365 Days of Quarantine: Loneliness, Love, and Lessons Learned
"For me, the tools that I relied upon to feel well often looked less like treatment and more like the ingredients that make up a full, joyful life: the friends I saw for long, intimate dinners; the work events that made me feel purposeful and accomplished; even the affirming gym I went to in the mornings..." - Sam Lansky, Time, June 2020
When journalist and author Sam Lansky (Broken People) candidly wrote about his emotional experiences living in lockdown, he was three months into the pandemic, a global event that has now affected every human being in existence. Back then, it was reported that 40% of Americans said their mental health had been negatively affected by COVID-19. Last March, the call volume to the national hotline run by the Substance Abuse and Mental Health Services jumped nearly 900% higher than the same month in 2019. Back then, people were already hitting walls, particularly those who lived alone and only had their personal demons to keep them company, those who had certain luxuries stripped away, and those who lived in a bubble of self-obsession that only grew thicker, more impenetrable, the longer the lockdown lingered.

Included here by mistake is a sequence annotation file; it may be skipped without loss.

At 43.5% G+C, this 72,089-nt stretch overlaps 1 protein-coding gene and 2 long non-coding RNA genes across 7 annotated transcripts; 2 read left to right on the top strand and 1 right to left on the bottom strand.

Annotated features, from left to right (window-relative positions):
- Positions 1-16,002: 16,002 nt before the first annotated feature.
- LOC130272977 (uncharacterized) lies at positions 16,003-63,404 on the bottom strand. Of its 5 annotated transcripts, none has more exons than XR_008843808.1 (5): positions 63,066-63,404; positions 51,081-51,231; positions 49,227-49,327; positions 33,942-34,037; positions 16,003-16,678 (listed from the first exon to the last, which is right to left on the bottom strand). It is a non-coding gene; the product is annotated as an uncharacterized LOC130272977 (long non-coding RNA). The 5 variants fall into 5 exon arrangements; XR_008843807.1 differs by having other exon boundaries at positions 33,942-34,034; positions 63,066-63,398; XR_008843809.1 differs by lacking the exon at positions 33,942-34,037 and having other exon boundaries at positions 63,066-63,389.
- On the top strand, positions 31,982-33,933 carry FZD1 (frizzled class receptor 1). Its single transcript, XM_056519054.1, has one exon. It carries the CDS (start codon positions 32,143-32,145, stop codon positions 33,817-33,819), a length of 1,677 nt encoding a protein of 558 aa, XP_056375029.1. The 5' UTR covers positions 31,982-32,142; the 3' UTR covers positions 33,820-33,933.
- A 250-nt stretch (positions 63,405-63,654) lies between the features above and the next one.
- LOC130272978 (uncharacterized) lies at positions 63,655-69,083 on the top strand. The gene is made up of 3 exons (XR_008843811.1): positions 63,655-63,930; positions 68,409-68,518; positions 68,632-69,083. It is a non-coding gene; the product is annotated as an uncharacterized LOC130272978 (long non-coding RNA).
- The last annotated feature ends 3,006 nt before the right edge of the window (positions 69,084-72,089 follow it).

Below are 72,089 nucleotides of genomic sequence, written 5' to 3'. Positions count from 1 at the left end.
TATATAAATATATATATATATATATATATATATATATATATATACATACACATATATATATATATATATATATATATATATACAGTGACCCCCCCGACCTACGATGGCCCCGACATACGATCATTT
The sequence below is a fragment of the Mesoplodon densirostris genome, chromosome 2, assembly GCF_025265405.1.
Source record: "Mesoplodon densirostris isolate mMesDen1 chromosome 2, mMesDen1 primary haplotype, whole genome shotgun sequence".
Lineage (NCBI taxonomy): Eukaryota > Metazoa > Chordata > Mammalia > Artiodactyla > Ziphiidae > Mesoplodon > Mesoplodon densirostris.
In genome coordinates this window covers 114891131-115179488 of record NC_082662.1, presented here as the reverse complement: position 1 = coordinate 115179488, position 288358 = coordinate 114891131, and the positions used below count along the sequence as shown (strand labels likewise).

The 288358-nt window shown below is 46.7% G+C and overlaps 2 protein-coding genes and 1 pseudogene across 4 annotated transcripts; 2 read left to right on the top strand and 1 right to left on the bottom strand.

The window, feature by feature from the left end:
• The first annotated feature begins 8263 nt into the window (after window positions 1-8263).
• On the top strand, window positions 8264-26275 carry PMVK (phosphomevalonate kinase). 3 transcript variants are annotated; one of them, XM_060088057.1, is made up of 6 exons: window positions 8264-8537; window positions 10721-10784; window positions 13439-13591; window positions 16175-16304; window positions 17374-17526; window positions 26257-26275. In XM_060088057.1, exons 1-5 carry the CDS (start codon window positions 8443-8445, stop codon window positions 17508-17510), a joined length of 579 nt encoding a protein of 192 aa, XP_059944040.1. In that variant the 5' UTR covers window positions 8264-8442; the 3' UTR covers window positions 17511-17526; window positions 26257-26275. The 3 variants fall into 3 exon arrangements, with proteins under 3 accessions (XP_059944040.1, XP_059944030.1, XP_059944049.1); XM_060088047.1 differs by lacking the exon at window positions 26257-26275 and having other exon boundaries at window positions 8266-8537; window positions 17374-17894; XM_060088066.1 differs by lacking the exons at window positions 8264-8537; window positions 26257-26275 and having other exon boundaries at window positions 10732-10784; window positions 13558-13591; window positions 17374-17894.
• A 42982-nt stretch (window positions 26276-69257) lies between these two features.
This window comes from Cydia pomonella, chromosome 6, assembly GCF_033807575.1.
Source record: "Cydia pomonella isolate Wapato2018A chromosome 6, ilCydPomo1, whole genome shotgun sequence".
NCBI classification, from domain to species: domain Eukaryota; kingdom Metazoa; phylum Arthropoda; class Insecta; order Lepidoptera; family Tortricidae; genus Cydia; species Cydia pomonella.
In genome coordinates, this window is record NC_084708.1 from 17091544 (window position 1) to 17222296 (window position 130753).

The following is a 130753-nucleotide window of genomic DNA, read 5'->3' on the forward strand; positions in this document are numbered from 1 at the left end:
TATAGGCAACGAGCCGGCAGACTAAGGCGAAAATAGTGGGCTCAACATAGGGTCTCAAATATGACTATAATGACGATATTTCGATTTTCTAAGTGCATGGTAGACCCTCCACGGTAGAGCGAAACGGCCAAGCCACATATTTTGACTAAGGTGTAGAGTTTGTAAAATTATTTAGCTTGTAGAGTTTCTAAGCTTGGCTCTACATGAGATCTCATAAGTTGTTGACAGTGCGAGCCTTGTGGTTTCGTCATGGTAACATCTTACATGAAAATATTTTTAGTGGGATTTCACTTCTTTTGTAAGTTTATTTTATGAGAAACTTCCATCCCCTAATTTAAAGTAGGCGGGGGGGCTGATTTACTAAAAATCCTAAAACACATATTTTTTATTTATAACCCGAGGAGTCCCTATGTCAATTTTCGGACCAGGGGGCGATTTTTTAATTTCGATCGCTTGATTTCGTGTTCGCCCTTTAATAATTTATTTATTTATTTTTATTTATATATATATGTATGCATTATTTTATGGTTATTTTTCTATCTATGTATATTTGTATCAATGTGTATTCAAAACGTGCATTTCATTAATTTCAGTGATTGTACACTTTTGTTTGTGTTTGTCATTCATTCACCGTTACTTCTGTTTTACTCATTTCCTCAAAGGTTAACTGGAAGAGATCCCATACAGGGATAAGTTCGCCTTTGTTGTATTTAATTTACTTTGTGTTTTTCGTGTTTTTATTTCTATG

As we approach the one-year mark of this cataclysmic moment in history, one must ask: Where are those people now? How are they doing 365 days later?
The question “How are you?” carries so much weight these days. You can’t really small talk your way around it in the usual way we’ve been socially conditioned to do. Those three little words now seem to be a more sincere expression of care and interest. And as someone who identifies as a member of the aforementioned groups, I can only answer for myself: I am relatively fine. This is a response I frequently give to those I see often and regularly talk to as well as those with whom I have less frequently communicated.
But if we're really going to get into it, I'll have to elaborate...
For more, check out my piece on Medium.